I spent way too much time with fighter pilots early in my career and learned a lot about how they think. Yes, they're typically confident (arrogant actually) and maybe a little boastful, but they're also very disciplined, particularly when it comes to their craft. And one of the ways that manifests is their ability to focus on a target while maintaining enough situational awareness to respond to changes in the situation.
For a fighter pilot, failure to maintain situational awareness can manifest itself in several ways, the most common is when the pilot gets so fixated on the target that they miss the target's wingman getting behind them or, like Maverick did in Top Gun, breaking the hard deck to get the shot.
The same kind of thing can happen during development or debugging. You have a goal and an approach, and you're smart, so damn it, you're going to make it work. Sometimes, maybe even often, that's a good thing. But not always.
Just because you're sure you know what the problem is and how to fix it doesn't mean you're right. It's a great place to start, and usually you can avoid wasting time by going with it. When you run into a method that seems to be giving you the wrong answers all of a sudden the problem is probably in that method, so look there. But don't get so fixated that you ignore any new information.
Back when I was working with those fighter pilots we didn't have artists to build us fancy models of different aircraft, but we did have basic engineering drawings, so we'd just do the best we could from them. We were doing some F-22 simulations and we kept getting some flickering on the left stabilizer. I was convinced that it was a z-buffer issue. I fought it for days. Isolated it. Added z-bias. Changed draw order. Wound polygons in different directions. Nothing worked. The flickering was still there. It wasn't until I let go of my bias towards z-fighting that I was able to solve the problem.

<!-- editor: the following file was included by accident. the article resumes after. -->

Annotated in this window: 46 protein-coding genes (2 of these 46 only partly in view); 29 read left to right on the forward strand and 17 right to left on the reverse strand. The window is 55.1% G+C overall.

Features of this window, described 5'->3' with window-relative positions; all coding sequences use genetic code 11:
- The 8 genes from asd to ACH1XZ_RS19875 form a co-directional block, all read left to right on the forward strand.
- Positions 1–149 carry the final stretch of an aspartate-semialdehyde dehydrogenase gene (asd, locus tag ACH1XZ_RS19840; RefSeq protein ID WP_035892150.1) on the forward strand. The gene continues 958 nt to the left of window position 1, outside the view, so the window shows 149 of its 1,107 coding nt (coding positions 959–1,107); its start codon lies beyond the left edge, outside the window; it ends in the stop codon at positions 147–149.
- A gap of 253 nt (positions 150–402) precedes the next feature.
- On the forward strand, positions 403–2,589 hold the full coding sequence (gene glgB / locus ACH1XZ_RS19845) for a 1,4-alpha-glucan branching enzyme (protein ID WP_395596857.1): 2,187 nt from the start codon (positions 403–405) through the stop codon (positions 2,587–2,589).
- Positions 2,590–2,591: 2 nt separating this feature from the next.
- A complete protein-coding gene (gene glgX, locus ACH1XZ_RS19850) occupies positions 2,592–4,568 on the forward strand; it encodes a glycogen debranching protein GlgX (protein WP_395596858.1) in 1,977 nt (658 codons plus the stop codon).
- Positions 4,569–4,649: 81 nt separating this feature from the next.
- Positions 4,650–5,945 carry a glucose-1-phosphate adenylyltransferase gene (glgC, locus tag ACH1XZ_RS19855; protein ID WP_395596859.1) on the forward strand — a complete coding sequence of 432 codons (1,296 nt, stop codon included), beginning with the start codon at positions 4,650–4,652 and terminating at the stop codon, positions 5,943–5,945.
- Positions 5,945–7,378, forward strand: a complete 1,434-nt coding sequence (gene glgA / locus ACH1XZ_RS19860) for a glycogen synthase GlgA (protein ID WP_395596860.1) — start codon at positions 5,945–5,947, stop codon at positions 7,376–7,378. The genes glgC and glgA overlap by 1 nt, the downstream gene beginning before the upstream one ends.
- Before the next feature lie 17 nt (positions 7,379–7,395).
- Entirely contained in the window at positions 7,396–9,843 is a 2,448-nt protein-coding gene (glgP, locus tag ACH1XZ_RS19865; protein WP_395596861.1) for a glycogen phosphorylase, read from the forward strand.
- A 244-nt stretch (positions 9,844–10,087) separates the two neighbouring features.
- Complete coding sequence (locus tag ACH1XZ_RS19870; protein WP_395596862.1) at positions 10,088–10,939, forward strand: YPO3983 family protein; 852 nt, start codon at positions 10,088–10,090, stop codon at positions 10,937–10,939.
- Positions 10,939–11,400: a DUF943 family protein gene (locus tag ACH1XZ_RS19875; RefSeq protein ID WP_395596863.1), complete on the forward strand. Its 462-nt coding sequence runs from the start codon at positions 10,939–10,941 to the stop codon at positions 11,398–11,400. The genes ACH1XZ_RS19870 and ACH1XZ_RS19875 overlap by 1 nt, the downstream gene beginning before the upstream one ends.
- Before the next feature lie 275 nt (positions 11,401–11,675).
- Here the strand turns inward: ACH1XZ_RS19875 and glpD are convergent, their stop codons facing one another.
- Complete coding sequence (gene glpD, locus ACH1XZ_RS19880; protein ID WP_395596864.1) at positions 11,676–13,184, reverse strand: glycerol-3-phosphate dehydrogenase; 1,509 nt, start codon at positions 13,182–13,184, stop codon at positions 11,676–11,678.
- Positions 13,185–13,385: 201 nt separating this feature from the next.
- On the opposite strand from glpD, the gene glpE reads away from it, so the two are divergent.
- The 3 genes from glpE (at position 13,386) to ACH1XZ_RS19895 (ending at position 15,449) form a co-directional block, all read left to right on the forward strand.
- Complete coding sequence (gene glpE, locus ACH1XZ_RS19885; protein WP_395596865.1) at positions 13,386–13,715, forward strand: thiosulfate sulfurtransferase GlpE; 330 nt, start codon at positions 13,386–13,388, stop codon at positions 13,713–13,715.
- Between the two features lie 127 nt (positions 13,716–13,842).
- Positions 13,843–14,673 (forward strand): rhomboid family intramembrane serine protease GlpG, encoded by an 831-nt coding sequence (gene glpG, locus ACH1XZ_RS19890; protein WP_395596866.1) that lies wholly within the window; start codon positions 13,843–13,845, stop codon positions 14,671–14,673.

It turned out that the problem was in the texture. Somehow, and we never did figure out how, there was an alpha mask on the texture and the texture was oversized. Since this was before mip-mapping the combination of the two caused the texture engine to have bands of transparency moving across the stabilizer as viewing angle changed.
But, because I was fixated on the z depth I didn't look into anything else for a few days. If I had been more open to possibilities I could have found and fixed the problem much sooner. So what assumptions are you making that might need to be re-evaluated?